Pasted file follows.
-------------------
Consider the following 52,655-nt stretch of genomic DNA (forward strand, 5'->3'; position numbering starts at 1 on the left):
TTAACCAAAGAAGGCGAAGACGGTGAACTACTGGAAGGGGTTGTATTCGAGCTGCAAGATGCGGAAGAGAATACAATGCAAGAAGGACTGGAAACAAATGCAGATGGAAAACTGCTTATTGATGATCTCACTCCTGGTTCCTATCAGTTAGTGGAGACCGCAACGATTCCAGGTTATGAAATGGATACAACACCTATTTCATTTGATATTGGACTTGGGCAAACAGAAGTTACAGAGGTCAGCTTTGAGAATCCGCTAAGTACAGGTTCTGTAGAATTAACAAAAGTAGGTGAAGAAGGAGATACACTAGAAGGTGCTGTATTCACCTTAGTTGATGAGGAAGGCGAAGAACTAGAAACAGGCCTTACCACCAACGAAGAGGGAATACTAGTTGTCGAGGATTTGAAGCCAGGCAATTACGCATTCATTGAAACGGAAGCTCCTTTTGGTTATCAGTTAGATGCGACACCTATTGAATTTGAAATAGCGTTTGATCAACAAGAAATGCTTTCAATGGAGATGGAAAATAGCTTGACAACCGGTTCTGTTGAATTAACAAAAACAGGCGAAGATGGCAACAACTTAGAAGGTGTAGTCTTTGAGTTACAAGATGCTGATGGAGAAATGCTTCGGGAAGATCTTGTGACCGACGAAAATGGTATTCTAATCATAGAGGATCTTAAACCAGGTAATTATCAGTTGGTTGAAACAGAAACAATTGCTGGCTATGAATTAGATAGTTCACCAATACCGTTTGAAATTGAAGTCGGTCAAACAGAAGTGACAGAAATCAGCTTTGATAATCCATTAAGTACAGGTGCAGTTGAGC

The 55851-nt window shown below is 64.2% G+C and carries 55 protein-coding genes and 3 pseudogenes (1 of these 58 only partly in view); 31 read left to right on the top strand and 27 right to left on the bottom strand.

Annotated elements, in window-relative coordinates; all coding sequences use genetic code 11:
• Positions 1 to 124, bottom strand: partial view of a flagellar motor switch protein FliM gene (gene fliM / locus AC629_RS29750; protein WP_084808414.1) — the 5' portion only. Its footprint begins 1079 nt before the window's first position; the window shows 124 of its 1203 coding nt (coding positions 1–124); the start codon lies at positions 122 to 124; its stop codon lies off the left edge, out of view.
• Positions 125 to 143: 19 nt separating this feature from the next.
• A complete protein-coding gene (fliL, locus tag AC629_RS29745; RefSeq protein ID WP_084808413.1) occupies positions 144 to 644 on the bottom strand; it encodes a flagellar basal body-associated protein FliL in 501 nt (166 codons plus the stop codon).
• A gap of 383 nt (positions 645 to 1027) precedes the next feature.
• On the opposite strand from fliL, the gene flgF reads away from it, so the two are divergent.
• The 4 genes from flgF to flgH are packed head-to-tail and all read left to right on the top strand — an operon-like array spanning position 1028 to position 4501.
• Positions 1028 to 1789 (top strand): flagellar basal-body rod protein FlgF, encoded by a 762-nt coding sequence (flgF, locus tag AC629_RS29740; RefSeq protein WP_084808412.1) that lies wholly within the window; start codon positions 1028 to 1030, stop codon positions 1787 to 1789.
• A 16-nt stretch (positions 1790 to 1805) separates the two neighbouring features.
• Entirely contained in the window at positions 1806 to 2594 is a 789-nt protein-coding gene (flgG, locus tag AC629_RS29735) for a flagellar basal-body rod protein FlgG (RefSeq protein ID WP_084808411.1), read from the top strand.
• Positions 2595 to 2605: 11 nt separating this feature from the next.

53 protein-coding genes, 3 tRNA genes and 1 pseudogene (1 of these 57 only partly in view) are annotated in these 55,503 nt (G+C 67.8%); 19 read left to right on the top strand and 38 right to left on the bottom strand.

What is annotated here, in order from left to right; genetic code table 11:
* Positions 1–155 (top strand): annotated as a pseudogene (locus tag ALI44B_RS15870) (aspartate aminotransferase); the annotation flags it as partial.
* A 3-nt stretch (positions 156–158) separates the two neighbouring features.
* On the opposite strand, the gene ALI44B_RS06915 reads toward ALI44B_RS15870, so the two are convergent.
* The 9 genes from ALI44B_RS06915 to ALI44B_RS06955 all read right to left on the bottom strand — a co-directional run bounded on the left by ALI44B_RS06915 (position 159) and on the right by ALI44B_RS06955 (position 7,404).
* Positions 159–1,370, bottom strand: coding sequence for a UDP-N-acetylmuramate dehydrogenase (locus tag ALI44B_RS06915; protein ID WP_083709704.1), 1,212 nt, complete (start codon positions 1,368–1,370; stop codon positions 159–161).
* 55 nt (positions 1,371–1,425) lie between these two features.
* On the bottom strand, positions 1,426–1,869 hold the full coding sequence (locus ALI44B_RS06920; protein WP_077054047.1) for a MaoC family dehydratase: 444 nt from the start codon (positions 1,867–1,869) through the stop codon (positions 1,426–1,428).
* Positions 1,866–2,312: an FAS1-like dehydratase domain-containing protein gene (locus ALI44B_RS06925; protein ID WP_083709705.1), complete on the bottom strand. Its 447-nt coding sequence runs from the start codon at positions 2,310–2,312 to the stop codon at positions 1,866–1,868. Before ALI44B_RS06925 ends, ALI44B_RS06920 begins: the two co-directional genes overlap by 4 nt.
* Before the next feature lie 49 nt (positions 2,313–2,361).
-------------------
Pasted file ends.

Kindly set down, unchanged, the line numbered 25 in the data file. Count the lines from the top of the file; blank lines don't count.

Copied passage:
* Before the next feature lie 49 nt (positions 2,313–2,361).